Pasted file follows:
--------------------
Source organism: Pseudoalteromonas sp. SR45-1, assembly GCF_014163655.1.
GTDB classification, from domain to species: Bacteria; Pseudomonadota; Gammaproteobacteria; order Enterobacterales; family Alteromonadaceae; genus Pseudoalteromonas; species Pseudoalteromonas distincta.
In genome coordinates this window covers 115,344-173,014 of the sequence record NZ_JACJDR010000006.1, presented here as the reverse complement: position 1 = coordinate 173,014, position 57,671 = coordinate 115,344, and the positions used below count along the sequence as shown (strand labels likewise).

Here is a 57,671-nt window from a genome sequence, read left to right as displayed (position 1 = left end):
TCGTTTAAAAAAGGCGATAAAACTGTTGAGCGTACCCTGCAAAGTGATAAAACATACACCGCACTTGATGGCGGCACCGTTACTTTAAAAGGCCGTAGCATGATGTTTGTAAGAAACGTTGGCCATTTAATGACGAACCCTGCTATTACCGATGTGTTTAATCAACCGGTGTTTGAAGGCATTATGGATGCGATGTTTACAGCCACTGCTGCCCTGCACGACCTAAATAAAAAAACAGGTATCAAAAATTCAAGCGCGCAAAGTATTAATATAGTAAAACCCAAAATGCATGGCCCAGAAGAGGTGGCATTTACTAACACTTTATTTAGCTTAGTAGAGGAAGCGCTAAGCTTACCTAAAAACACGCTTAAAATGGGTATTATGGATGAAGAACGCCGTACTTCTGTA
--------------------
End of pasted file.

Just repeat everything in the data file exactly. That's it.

Source organism: Pseudoalteromonas sp. SR45-1, assembly GCF_014163655.1.
GTDB classification, from domain to species: Bacteria; Pseudomonadota; Gammaproteobacteria; order Enterobacterales; family Alteromonadaceae; genus Pseudoalteromonas; species Pseudoalteromonas distincta.
In genome coordinates this window covers 115,344-173,014 of the sequence record NZ_JACJDR010000006.1, presented here as the reverse complement: position 1 = coordinate 173,014, position 57,671 = coordinate 115,344, and the positions used below count along the sequence as shown (strand labels likewise).

Here is a 57,671-nt window from a genome sequence, read left to right as displayed (position 1 = left end):
TCGTTTAAAAAAGGCGATAAAACTGTTGAGCGTACCCTGCAAAGTGATAAAACATACACCGCACTTGATGGCGGCACCGTTACTTTAAAAGGCCGTAGCATGATGTTTGTAAGAAACGTTGGCCATTTAATGACGAACCCTGCTATTACCGATGTGTTTAATCAACCGGTGTTTGAAGGCATTATGGATGCGATGTTTACAGCCACTGCTGCCCTGCACGACCTAAATAAAAAAACAGGTATCAAAAATTCAAGCGCGCAAAGTATTAATATAGTAAAACCCAAAATGCATGGCCCAGAAGAGGTGGCATTTACTAACACTTTATTTAGCTTAGTAGAGGAAGCGCTAAGCTTACCTAAAAACACGCTTAAAATGGGTATTATGGATGAAGAACGCCGTACTTCTGTA